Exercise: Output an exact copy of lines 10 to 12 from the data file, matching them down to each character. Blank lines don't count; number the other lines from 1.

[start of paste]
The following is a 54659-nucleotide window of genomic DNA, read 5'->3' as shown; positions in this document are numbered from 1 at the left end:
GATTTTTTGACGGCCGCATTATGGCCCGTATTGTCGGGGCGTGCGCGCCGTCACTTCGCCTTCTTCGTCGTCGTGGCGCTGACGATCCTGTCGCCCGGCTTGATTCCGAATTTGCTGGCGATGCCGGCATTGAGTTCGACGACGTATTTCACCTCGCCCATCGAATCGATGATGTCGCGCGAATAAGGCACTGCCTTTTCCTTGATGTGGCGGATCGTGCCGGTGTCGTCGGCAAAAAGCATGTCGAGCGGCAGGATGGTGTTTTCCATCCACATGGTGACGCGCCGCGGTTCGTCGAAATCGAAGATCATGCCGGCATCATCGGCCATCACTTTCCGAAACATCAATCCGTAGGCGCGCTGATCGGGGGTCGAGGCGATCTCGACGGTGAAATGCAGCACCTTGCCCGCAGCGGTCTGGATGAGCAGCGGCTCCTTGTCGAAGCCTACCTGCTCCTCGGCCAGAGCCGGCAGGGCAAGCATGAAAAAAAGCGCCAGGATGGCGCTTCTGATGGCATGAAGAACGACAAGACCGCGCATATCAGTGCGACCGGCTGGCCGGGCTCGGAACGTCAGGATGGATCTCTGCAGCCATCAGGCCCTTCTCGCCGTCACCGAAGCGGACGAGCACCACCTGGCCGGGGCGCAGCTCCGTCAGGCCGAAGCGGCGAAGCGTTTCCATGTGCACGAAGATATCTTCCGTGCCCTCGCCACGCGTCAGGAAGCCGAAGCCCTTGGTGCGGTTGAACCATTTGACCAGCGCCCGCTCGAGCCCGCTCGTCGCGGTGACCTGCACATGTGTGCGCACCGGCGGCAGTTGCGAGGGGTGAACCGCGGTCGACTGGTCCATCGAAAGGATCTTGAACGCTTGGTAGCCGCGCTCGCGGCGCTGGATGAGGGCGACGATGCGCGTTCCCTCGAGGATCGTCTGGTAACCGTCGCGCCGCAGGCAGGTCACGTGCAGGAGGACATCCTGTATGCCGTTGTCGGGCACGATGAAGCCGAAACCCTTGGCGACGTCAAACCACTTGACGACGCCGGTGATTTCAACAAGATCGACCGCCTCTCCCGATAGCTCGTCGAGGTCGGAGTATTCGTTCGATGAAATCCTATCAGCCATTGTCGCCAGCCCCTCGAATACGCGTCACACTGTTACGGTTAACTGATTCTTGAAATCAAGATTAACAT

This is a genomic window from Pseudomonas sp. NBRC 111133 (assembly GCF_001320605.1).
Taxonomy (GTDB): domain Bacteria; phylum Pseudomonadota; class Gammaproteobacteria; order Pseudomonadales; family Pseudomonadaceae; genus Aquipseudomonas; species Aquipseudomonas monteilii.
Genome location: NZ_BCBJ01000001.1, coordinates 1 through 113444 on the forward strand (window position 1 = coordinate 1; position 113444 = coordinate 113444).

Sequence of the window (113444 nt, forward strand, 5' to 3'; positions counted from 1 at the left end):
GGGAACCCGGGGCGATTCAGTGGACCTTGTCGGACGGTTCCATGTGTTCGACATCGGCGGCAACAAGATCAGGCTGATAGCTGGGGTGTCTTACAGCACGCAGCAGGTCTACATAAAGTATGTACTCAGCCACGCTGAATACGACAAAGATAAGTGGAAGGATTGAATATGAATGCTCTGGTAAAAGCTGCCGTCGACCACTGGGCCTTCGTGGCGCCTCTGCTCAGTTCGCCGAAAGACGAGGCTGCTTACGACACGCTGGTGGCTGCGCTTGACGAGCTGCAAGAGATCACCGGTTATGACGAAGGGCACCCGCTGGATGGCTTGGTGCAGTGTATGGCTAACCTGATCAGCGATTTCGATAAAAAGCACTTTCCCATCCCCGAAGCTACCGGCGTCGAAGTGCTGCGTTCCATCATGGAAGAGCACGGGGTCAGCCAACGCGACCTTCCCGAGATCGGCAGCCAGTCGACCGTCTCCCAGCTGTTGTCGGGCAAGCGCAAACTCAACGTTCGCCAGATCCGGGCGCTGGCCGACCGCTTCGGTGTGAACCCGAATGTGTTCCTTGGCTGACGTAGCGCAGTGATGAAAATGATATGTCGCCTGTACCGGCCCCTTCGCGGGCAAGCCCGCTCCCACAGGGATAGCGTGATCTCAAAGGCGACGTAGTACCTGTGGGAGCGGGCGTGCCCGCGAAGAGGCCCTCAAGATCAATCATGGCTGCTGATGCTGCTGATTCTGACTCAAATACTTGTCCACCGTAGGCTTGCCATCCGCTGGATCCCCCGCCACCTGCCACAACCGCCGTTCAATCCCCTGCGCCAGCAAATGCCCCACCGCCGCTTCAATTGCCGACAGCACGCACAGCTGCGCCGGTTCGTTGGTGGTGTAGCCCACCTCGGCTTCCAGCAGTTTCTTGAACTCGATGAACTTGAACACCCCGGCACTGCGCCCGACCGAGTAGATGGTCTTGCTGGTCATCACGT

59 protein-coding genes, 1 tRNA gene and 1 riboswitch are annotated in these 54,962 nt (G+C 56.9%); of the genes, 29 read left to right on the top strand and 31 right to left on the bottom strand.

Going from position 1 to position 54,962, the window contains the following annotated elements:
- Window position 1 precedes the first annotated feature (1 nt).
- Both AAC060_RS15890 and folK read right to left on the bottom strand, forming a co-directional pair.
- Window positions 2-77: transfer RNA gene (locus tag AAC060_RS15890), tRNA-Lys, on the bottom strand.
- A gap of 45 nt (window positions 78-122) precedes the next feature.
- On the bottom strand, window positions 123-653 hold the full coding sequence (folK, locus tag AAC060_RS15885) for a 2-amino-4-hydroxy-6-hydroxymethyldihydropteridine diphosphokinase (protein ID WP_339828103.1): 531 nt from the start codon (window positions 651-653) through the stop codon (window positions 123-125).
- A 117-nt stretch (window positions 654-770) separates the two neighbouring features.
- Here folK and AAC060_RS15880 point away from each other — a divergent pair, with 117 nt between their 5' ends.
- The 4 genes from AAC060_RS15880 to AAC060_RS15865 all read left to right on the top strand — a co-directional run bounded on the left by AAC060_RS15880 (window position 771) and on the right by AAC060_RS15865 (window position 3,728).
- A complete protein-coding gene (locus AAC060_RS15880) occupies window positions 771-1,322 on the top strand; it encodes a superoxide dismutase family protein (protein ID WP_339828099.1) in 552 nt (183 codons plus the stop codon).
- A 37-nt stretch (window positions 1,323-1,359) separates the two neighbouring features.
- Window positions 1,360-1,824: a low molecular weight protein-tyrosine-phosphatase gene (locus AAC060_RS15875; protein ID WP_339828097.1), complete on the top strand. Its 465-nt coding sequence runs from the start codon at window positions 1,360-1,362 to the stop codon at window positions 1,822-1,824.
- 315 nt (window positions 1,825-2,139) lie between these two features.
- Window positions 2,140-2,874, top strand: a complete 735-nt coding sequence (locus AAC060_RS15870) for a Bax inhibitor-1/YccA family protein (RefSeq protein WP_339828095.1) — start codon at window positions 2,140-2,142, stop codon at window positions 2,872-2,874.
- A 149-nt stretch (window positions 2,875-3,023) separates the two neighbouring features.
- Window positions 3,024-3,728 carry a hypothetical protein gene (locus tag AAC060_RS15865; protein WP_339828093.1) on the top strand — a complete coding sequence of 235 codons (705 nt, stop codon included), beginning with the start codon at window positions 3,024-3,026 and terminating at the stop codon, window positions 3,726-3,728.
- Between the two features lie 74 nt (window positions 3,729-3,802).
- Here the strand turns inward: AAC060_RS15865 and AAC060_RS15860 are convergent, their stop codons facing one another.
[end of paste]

- Window position 1 precedes the first annotated feature (1 nt).
- Both AAC060_RS15890 and folK read right to left on the bottom strand, forming a co-directional pair.
- Window positions 2-77: transfer RNA gene (locus tag AAC060_RS15890), tRNA-Lys, on the bottom strand.